Forced labor is the dark secret of the building industry. Many of the key materials used to construct buildings around the world are made by unfair and inhumane labor practices, including modern slavery and unpaid child labor.
A new effort is hoping to stop that, with a series of pilot projects that will try to show how it’s possible. One is a new library building. Another is the recently announced 2022 edition of the Serpentine Pavilion, a coveted architectural commission in London’s Hyde Park that will be designed this year by artist Theaster Gates.
These projects aspire to greatly reduce the risk that buildings are built with slave labor—which is a shockingly difficult goal to achieve, even today. In November 2020, an industry group called Design for Freedom issued a damning report showing that forced labor is an all too common part of the global supply chain of building materials. From steel beams made from ore mined in China to two-by-fours available in hardware stores across the U.S., the raw materials of everyday buildings are sometimes produced on the backs of an estimated 25 million people forced into unpaid labor and modern slavery around the world. It’s a problem so widespread, the group found, there’s no easy way to know whether a building is, in some way, built with slave labor.
Design for Freedom was established by the Grace Farms Foundation in conjunction with more than 80 design and construction industry partners. The goal in issuing the report was to highlight a dark secret of the building industry, and to begin to call for change. Now, the group’s first pilot projects are trying to show how designers, developers, and clients alike can take action to eliminate slave labor from their projects.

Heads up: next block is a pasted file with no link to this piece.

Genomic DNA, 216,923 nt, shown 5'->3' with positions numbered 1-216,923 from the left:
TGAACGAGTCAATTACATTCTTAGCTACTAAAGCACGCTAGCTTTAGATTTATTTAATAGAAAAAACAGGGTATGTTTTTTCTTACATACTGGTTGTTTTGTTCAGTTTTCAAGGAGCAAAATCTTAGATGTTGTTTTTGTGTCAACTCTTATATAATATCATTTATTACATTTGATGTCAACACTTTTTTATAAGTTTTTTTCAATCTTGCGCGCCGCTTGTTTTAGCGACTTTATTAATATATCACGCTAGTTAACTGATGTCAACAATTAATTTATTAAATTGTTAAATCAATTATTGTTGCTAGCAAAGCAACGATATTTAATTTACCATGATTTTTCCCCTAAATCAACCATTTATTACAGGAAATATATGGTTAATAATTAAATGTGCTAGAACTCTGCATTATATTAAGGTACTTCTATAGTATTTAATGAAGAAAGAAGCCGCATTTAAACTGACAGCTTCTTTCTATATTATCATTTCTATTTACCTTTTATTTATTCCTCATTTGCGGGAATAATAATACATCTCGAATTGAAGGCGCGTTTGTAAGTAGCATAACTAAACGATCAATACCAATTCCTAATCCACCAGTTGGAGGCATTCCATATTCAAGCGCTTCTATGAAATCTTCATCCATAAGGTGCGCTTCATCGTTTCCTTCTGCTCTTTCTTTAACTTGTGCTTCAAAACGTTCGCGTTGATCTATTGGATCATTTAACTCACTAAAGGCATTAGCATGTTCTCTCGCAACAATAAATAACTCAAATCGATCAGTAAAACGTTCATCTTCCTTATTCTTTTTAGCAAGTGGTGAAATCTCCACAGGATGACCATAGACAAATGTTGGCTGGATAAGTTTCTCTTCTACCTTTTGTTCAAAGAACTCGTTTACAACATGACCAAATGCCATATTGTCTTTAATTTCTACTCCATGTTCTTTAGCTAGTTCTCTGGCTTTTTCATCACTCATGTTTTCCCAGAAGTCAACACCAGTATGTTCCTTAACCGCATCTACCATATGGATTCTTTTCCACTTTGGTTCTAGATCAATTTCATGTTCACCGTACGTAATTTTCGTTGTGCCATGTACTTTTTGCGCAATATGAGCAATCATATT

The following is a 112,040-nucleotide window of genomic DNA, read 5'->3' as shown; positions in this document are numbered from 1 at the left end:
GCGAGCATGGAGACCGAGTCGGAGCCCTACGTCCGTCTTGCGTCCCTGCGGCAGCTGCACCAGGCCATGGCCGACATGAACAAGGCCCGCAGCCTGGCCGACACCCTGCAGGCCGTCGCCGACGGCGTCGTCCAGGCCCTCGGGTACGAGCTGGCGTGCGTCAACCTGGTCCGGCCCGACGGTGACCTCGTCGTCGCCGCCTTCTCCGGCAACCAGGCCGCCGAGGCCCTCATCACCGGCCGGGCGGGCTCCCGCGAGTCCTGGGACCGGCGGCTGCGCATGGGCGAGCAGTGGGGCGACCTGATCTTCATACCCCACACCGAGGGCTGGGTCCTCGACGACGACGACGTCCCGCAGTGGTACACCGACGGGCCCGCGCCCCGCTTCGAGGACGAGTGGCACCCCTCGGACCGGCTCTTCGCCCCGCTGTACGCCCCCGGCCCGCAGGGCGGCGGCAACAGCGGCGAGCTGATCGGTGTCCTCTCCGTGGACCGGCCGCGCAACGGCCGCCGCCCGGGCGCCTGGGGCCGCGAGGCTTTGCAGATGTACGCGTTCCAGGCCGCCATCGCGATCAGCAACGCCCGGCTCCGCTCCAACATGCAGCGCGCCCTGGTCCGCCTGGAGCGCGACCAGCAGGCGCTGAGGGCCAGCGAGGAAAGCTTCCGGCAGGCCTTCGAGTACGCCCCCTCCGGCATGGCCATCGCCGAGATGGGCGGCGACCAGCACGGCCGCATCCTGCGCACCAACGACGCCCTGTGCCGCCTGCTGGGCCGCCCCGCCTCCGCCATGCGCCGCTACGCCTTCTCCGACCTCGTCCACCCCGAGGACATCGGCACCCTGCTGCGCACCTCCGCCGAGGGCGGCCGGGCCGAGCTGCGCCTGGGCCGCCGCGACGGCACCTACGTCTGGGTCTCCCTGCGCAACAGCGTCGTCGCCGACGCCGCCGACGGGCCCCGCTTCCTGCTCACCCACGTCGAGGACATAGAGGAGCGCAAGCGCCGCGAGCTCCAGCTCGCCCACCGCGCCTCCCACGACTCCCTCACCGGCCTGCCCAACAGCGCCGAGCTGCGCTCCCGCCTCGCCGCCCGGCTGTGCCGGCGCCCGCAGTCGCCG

The first project is a new facility for the New Canaan Library, a nonprofit in New Canaan, Connecticut. Construction on the building began in late 2021 and is expected to complete in early 2023. In collaboration with its architect Centerbrook, general contractor Turner Construction, and 21 subcontractors, the library will require that 30 different building materials be tracked as far down the supply chain as possible to ensure that no forced labor is involved in their production. Getting there will be a challenge.
Though not every material in every building is likely a product of slave labor, many of the basics could be. Timber, one of the most commonly used construction materials, is often logged illegally. According to Design For Freedom’s report, up to 50% of that illegal timber is produced through forced labor—a figure that can be as high as 80% in countries like Peru and Russia.
Saying a material is slavery-free will be a tricky standard to prove, especially when the pathways from forest to lumber yard or iron mine to steel manufacturer aren’t always clearly mapped. Part of Design For Freedom’s effort is to shed more light on these supply chains, and hopefully get contractors and their suppliers to take more responsibility for the labor behind their materials. The library project is seen as a first step in figuring out how to do that—and showing other projects how to follow suit.
The Serpentine Pavilion, a temporary piece of public architecture that’s designed every year by a different luminary in the world of architecture and design, is a significant platform for Design For Freedom. Designed in the past by luminaries like Zaha Hadid, Frank Gehry, Oscar Niemeyer, and Olafur Eliasson, the Serpentine Pavilion is a kind of honor for the chosen designer, offering a chance to create a new experimental work mostly unhindered by the real-world complications of getting buildings built. The 2022 pavilion’s commitment to the goals of Design For Freedom is noteworthy validation.
But it is also just temporary, on display this year in London from June to October. In New Canaan, where the Grace Farms Foundation is located in its own architecturally significant building, designed by SANAA, the other pilot project is permanent, and could provide significant lessons on how the ideals of Design For Freedom meet the realities of urban development.